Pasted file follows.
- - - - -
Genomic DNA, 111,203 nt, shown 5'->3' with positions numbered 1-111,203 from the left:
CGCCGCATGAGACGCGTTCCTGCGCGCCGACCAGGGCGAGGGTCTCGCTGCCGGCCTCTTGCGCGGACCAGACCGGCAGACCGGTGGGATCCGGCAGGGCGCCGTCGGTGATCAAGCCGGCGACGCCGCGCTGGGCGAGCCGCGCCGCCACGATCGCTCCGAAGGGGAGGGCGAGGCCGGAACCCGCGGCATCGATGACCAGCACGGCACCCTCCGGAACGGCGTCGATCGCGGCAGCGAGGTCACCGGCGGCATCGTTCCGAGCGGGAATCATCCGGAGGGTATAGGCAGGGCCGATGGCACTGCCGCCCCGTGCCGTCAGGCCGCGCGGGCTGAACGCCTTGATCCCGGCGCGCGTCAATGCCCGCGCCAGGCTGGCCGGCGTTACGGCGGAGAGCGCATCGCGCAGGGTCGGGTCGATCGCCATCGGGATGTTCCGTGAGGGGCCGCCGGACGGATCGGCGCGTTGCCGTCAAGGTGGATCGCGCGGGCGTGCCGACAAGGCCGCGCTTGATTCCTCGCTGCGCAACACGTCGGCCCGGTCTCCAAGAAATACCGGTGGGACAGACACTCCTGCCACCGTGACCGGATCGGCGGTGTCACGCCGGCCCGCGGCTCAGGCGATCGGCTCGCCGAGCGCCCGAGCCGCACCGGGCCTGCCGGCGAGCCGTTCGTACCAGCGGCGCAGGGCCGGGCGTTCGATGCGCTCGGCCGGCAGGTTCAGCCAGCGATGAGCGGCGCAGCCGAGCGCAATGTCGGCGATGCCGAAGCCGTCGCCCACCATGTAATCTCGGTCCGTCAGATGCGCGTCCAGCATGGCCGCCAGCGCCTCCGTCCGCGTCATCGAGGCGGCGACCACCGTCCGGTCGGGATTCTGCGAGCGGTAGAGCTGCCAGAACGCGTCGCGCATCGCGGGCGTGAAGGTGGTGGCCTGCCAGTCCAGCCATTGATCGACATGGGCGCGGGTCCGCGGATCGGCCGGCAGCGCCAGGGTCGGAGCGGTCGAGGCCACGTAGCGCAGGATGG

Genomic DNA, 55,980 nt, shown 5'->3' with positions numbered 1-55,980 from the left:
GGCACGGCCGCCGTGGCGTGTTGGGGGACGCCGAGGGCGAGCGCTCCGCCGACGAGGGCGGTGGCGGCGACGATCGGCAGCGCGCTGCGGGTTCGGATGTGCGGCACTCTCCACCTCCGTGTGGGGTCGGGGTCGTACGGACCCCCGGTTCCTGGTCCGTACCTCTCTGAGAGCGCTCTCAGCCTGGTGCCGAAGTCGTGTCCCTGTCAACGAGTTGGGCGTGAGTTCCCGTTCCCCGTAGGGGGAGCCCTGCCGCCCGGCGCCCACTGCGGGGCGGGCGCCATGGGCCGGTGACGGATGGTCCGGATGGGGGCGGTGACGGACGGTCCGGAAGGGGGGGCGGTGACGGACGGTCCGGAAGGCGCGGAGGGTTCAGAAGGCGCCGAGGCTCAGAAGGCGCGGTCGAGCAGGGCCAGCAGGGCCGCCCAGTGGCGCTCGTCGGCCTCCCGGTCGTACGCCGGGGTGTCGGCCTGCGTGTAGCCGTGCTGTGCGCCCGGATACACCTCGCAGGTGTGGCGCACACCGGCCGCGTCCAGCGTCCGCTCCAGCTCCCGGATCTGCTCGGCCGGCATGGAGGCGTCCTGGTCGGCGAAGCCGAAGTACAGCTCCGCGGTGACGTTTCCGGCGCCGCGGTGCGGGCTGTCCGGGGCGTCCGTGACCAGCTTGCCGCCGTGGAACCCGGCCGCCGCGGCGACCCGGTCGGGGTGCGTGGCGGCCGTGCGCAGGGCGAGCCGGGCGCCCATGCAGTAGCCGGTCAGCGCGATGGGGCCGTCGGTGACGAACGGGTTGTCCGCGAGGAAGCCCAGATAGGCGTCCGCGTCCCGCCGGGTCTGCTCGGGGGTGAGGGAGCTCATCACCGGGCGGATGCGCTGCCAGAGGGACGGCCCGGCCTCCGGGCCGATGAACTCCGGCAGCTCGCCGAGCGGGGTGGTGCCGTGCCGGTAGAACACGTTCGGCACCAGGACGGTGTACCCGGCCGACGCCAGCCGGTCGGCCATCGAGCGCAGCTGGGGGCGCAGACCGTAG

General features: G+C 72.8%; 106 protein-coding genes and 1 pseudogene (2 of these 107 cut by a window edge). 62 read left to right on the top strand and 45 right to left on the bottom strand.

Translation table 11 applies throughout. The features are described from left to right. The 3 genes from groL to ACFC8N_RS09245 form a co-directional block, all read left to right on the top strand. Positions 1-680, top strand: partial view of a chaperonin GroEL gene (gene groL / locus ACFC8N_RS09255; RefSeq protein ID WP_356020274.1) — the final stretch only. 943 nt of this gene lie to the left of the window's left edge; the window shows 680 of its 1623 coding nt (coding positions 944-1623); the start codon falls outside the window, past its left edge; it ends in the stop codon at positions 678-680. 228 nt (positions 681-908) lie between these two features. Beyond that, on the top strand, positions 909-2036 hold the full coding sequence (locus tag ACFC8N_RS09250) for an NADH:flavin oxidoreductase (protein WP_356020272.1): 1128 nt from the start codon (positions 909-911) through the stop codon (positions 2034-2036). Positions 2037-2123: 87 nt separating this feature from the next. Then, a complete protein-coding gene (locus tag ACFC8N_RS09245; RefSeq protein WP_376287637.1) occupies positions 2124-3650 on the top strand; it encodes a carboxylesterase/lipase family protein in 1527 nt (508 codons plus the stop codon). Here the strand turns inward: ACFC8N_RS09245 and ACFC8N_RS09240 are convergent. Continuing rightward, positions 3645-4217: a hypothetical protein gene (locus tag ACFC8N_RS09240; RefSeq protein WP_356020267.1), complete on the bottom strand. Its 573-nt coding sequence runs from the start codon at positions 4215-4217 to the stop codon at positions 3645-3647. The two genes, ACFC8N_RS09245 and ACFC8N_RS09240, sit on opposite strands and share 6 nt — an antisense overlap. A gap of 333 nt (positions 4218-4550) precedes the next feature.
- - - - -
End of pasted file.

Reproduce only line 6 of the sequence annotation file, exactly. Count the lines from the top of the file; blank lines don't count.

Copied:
Translation table 11 applies throughout. The features are described from left to right. The 3 genes from groL to ACFC8N_RS09245 form a co-directional block, all read left to right on the top strand. Positions 1-680, top strand: partial view of a chaperonin GroEL gene (gene groL / locus ACFC8N_RS09255; RefSeq protein ID WP_356020274.1) — the final stretch only. 943 nt of this gene lie to the left of the window's left edge; the window shows 680 of its 1623 coding nt (coding positions 944-1623); the start codon falls outside the window, past its left edge; it ends in the stop codon at positions 678-680. 228 nt (positions 681-908) lie between these two features. Beyond that, on the top strand, positions 909-2036 hold the full coding sequence (locus tag ACFC8N_RS09250) for an NADH:flavin oxidoreductase (protein WP_356020272.1): 1128 nt from the start codon (positions 909-911) through the stop codon (positions 2034-2036). Positions 2037-2123: 87 nt separating this feature from the next. Then, a complete protein-coding gene (locus tag ACFC8N_RS09245; RefSeq protein WP_376287637.1) occupies positions 2124-3650 on the top strand; it encodes a carboxylesterase/lipase family protein in 1527 nt (508 codons plus the stop codon). Here the strand turns inward: ACFC8N_RS09245 and ACFC8N_RS09240 are convergent. Continuing rightward, positions 3645-4217: a hypothetical protein gene (locus tag ACFC8N_RS09240; RefSeq protein WP_356020267.1), complete on the bottom strand. Its 573-nt coding sequence runs from the start codon at positions 4215-4217 to the stop codon at positions 3645-3647. The two genes, ACFC8N_RS09245 and ACFC8N_RS09240, sit on opposite strands and share 6 nt — an antisense overlap. A gap of 333 nt (positions 4218-4550) precedes the next feature.